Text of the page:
Parkville man guilty of fraud and tax offenses –
Pleads guilty in $ 3.35 million scheme
A Parkville man who has been indicted in two federal cases pleaded guilty this week in federal court for his role in a $ 335 million scheme to defraud federal programs that award contracts to minority-owned businesses, veterans and disabled veterans, and in a separate case to the filing of false income tax returns that cheated the government over more than $ 615,000 in taxes owed.
Patrick Michael Dingle, 50, pleaded guilty before U.S. District Judge Roseann Ketchmark to the charges in the two federal cases. Dingle pleaded guilty to one count of conspiracy to commit major wire and program fraud. Dingle also pleaded guilty, in a separate case, to one count of filing a false income tax return.
$ 335 million fraud conspiracy
Pleading guilty, Dingle admitted he conspired with Matthew C. McPherson, 45, from Olathe, Kan., To fraudulently secure contracts set aside by the federal government for the award of small businesses owned and controlled by veterans, disabled and certified veterans. minorities.
Dingle was the director of operations for Zieson Construction Company located in North Kansas City. Dingle and his co-conspirators controlled and operated Zieson, which was originally formed in 2009 with Stephon Ziegler – an African-American veteran disabled by service – as the nominal owner. Zieson’s main business was securing federal construction contracts for small businesses owned and controlled by disabled veterans or certified minorities. However, Ziegler did not control Zieson’s day-to-day operations or long-term decision-making. Dingle and his co-conspirators actually controlled and exploited Zieson and received most of Zieson’s profits.
Ziegler signed Zieson checks when asked to do so, signed offers for government jobs when asked to do so, and served as the courier of checks and invoices when asked to do it. Ziegler has not been involved in any way in the management and control of day-to-day operations or long-term decision-making for Zieson.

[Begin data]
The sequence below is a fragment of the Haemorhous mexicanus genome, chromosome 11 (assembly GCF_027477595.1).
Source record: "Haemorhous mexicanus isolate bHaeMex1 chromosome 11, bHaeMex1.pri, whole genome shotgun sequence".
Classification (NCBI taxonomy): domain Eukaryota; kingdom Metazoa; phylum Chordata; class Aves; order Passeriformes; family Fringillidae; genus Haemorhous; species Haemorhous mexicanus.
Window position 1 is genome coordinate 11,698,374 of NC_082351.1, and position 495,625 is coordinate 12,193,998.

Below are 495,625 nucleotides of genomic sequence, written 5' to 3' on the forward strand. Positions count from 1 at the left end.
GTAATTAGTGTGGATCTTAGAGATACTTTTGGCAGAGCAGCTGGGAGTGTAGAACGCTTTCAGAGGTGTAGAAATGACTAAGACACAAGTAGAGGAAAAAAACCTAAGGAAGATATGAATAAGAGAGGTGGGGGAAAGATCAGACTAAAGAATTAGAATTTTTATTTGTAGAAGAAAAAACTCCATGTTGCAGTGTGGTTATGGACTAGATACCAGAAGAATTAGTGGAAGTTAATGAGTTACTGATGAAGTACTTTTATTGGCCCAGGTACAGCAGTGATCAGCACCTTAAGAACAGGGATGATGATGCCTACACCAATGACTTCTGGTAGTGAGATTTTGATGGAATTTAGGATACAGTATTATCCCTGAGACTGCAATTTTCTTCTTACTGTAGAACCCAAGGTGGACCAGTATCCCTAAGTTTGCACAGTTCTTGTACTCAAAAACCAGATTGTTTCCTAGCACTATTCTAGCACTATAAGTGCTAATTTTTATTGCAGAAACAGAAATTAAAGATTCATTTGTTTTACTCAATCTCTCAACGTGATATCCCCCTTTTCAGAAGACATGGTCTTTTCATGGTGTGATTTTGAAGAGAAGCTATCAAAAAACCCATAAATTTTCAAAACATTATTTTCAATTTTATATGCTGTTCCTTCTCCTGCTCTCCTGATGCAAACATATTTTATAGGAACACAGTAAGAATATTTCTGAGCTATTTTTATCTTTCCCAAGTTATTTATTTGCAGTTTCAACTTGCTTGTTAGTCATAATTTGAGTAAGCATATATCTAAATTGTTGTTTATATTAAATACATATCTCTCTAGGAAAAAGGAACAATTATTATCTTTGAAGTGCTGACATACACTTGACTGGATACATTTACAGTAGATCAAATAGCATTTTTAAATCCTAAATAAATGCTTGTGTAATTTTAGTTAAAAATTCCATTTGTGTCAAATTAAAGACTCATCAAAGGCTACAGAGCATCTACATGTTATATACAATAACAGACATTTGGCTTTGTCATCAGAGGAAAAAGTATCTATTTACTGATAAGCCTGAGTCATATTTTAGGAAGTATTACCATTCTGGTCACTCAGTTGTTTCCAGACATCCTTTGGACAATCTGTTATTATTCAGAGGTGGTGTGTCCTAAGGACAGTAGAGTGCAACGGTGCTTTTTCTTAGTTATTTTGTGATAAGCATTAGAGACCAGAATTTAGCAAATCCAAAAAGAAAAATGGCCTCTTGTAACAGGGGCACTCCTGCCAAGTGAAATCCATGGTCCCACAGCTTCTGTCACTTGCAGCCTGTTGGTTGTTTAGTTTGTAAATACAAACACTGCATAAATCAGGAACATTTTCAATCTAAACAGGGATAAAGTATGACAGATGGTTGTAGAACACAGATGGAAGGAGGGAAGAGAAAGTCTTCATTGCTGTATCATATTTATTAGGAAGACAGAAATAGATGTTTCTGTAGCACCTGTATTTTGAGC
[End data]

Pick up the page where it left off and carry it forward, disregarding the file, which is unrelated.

Dingle and McPherson were not eligible for these layoff contracts because they were not certified minorities or veterans. Although Zieson was not eligible, the company received approximately 199 federal contracts to be awarded to minority-owned small businesses and veteran-owned small businesses between 2009 and 2018. The government paid Zieson approximately $ 335 million for these contracts. Several of the reserved contracts awarded to Zieson were valued at over $ 1 million, including a contract in Topeka, Kan., Awarded on July 13, 2012, valued at approximately $ 4,125,800.
Dingle, McPherson and others have submitted false and fraudulent past performance questionnaires in support of Zieson’s bids for the reserved contracts.
McPherson pleaded guilty on June 3, 2019 to one count of conspiracy to commit wire fraud and major program fraud and is awaiting conviction.
False income tax returns
Dingle also pleaded guilty, in a separate case, to filing a false tax return. Dingle admitted that he claimed $ 799,425 in fraudulent business expenses on his 2016 tax return. Due to the false and fraudulent expenses offset in Dingle’s 2016 tax return, the government suffered a loss of ‘approximately $ 349,784.
Dingle also admitted to filing false tax returns over a four-year period, from 2013 to 2016, which resulted in a total loss to the government of $ 615,847. Under his plea agreement, Dingle is required to pay the government restitution equal to the full amount of the federal tax loss as determined by the court at sentencing.
Under federal law, Dingle is liable to a sentence of up to eight years in federal prison without parole. The maximum legal sentence is prescribed by Congress and is provided here for information, as the defendant’s sentence will be determined by the court based on the Sentencing Advisory Guidelines and other statutory factors.
A sentencing hearing will be scheduled after the completion of an investigation into the submission by the United States Probation Office.
This case is being pursued by Assistant United States Attorney Paul S. Becker. He was investigated by the Department of Veterans Affairs, Office of the Inspector General; the Department of Defense Criminal Investigation Service; United States General Service Administration, Office of the Inspector General; United States Small Business Administration, Office of the Inspector General; the command of the criminal investigations of the army, the unit of the major frauds in the public markets; the Ministry of Agriculture, Office of the Inspector General; IRS-Criminal Investigation; the American secret services; the Air Force Office of Special Investigations, procurement fraud; the naval criminal investigation service; Defense Contracts Audit Agency – Support for Operations Investigations (OIS); the US Department of Labor, Office of the Inspector General; and the Department of Labor, Employee Benefits Security Administration (EBSA).